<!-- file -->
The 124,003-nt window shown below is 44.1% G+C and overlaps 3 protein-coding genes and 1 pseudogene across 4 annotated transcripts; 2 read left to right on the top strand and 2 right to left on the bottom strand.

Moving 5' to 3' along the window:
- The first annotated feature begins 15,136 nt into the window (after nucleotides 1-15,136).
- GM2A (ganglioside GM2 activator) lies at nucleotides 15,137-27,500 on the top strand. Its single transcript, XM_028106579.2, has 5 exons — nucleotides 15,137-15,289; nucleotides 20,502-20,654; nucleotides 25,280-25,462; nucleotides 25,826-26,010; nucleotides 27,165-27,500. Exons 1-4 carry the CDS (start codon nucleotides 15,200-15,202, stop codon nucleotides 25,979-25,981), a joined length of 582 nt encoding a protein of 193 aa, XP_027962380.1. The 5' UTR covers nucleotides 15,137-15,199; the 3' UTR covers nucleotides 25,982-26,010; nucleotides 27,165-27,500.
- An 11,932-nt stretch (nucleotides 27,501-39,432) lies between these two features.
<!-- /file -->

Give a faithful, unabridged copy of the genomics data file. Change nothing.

The 124,003-nt window shown below is 44.1% G+C and overlaps 3 protein-coding genes and 1 pseudogene across 4 annotated transcripts; 2 read left to right on the top strand and 2 right to left on the bottom strand.

Moving 5' to 3' along the window:
- The first annotated feature begins 15,136 nt into the window (after nucleotides 1-15,136).
- GM2A (ganglioside GM2 activator) lies at nucleotides 15,137-27,500 on the top strand. Its single transcript, XM_028106579.2, has 5 exons — nucleotides 15,137-15,289; nucleotides 20,502-20,654; nucleotides 25,280-25,462; nucleotides 25,826-26,010; nucleotides 27,165-27,500. Exons 1-4 carry the CDS (start codon nucleotides 15,200-15,202, stop codon nucleotides 25,979-25,981), a joined length of 582 nt encoding a protein of 193 aa, XP_027962380.1. The 5' UTR covers nucleotides 15,137-15,199; the 3' UTR covers nucleotides 25,982-26,010; nucleotides 27,165-27,500.
- An 11,932-nt stretch (nucleotides 27,501-39,432) lies between these two features.